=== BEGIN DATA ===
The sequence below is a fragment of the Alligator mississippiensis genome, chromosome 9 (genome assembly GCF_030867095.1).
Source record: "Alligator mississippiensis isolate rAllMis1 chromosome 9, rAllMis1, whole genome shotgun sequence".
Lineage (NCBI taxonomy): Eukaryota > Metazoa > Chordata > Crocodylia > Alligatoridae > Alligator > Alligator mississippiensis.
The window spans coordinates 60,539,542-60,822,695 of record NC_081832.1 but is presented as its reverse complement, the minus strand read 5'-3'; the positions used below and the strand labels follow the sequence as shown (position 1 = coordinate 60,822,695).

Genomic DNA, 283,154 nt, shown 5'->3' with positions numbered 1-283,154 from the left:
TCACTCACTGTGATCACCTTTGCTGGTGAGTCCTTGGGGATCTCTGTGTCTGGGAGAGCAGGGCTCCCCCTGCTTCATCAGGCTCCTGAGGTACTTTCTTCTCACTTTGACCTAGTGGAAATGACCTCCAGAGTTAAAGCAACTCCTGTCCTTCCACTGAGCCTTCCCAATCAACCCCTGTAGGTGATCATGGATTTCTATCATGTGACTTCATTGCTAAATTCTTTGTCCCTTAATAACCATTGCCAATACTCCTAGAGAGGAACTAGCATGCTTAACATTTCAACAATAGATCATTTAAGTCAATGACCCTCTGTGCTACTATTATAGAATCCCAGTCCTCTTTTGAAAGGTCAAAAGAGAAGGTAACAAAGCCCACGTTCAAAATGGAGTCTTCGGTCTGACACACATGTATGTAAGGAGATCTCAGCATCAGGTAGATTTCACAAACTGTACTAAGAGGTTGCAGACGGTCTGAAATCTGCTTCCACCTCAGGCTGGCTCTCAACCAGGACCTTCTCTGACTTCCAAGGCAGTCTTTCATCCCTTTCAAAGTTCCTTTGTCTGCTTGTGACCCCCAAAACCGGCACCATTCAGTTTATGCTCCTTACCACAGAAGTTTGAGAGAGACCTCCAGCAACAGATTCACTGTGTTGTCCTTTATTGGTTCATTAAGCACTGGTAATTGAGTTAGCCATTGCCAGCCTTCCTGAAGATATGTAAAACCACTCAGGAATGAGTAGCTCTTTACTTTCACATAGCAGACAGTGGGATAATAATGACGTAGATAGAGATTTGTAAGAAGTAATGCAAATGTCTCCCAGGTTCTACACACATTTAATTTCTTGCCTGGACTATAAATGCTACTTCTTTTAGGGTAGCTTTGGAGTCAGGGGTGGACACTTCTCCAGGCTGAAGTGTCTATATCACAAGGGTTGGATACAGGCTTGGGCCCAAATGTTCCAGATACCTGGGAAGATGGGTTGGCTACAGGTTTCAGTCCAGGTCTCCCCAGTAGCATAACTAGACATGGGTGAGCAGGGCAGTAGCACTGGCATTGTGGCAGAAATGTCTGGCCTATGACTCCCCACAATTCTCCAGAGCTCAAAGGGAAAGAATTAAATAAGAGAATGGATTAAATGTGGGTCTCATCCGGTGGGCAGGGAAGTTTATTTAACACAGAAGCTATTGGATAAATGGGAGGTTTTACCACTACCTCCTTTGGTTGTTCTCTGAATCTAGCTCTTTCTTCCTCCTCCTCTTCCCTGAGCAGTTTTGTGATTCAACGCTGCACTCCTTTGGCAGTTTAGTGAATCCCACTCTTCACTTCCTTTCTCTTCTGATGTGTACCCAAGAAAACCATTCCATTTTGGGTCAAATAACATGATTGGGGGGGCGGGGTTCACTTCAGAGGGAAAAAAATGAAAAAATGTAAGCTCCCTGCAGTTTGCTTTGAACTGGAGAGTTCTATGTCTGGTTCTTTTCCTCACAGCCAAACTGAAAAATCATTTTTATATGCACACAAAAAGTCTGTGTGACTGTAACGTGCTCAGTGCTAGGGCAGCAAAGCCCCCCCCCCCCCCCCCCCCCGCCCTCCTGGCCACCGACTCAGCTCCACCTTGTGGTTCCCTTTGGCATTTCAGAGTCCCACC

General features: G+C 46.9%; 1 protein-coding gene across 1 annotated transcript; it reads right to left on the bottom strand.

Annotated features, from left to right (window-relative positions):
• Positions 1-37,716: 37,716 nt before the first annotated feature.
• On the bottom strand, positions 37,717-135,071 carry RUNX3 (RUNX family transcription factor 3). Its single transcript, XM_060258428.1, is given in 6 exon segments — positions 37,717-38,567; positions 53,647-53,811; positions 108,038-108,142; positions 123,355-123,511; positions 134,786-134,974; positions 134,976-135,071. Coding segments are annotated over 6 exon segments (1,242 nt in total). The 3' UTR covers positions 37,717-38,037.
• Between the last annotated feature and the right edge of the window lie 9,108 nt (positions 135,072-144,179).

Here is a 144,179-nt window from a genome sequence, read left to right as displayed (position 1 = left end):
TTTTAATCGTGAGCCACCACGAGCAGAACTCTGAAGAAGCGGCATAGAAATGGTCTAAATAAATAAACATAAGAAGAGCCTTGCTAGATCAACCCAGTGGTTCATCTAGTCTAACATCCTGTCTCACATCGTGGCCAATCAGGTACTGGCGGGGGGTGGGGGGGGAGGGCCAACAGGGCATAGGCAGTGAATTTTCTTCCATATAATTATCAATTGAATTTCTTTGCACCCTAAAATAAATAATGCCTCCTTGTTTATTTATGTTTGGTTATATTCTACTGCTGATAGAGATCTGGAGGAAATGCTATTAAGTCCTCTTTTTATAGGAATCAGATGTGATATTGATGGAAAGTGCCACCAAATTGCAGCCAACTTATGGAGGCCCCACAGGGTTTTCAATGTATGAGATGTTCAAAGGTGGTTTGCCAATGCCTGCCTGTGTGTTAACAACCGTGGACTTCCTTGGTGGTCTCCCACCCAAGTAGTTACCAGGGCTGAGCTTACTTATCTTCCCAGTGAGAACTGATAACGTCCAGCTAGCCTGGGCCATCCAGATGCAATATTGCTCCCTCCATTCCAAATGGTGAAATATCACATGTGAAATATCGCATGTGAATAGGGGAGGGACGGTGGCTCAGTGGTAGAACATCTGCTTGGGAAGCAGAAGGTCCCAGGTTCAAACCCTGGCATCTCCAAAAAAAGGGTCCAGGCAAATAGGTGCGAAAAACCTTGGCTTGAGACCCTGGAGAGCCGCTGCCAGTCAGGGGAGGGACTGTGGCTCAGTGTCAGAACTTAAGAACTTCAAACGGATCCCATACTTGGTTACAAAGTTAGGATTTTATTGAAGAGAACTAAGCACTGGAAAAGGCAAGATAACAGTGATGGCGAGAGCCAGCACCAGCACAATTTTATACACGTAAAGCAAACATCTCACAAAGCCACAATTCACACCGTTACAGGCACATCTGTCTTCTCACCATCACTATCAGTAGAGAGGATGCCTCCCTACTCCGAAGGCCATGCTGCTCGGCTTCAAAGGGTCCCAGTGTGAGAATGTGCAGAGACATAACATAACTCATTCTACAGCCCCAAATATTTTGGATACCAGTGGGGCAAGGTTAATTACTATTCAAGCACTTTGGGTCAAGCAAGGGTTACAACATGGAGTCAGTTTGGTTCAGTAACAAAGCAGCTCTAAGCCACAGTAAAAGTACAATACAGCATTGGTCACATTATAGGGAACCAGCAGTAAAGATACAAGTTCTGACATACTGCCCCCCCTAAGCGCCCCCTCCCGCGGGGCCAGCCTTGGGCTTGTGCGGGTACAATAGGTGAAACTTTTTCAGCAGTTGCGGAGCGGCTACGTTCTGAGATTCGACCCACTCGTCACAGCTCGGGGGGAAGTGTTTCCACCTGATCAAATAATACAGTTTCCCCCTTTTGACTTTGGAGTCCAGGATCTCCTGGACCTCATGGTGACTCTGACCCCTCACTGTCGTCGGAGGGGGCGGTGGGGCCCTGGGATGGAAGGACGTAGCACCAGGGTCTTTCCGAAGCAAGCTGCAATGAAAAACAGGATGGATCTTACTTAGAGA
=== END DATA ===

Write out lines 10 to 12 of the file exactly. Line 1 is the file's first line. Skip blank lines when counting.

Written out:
• On the bottom strand, positions 37,717-135,071 carry RUNX3 (RUNX family transcription factor 3). Its single transcript, XM_060258428.1, is given in 6 exon segments — positions 37,717-38,567; positions 53,647-53,811; positions 108,038-108,142; positions 123,355-123,511; positions 134,786-134,974; positions 134,976-135,071. Coding segments are annotated over 6 exon segments (1,242 nt in total). The 3' UTR covers positions 37,717-38,037.
• Between the last annotated feature and the right edge of the window lie 9,108 nt (positions 135,072-144,179).

Here is a 144,179-nt window from a genome sequence, read left to right as displayed (position 1 = left end):